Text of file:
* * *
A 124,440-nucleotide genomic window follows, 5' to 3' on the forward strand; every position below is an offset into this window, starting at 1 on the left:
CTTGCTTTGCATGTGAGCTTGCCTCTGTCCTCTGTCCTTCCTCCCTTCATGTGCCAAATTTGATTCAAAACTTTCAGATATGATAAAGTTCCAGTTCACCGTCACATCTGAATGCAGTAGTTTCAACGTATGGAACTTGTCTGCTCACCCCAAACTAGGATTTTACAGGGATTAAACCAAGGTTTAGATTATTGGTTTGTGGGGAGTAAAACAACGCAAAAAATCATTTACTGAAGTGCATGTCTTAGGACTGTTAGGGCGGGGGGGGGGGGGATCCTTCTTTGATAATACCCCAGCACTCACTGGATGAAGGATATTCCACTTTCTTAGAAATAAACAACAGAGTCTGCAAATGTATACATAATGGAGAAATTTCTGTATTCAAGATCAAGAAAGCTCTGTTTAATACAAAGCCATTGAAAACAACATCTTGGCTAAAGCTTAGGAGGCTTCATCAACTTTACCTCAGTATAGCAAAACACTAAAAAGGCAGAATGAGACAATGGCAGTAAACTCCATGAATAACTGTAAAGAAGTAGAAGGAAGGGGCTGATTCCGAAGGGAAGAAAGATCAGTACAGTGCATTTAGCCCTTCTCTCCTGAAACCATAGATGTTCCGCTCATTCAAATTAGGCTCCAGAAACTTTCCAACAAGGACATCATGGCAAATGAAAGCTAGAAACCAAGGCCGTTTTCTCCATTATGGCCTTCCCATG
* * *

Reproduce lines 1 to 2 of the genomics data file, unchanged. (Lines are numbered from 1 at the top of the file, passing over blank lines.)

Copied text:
A 124,440-nucleotide genomic window follows, 5' to 3' on the forward strand; every position below is an offset into this window, starting at 1 on the left:
CTTGCTTTGCATGTGAGCTTGCCTCTGTCCTCTGTCCTTCCTCCCTTCATGTGCCAAATTTGATTCAAAACTTTCAGATATGATAAAGTTCCAGTTCACCGTCACATCTGAATGCAGTAGTTTCAACGTATGGAACTTGTCTGCTCACCCCAAACTAGGATTTTACAGGGATTAAACCAAGGTTTAGATTATTGGTTTGTGGGGAGTAAAACAACGCAAAAAATCATTTACTGAAGTGCATGTCTTAGGACTGTTAGGGCGGGGGGGGGGGGGATCCTTCTTTGATAATACCCCAGCACTCACTGGATGAAGGATATTCCACTTTCTTAGAAATAAACAACAGAGTCTGCAAATGTATACATAATGGAGAAATTTCTGTATTCAAGATCAAGAAAGCTCTGTTTAATACAAAGCCATTGAAAACAACATCTTGGCTAAAGCTTAGGAGGCTTCATCAACTTTACCTCAGTATAGCAAAACACTAAAAAGGCAGAATGAGACAATGGCAGTAAACTCCATGAATAACTGTAAAGAAGTAGAAGGAAGGGGCTGATTCCGAAGGGAAGAAAGATCAGTACAGTGCATTTAGCCCTTCTCTCCTGAAACCATAGATGTTCCGCTCATTCAAATTAGGCTCCAGAAACTTTCCAACAAGGACATCATGGCAAATGAAAGCTAGAAACCAAGGCCGTTTTCTCCATTATGGCCTTCCCATG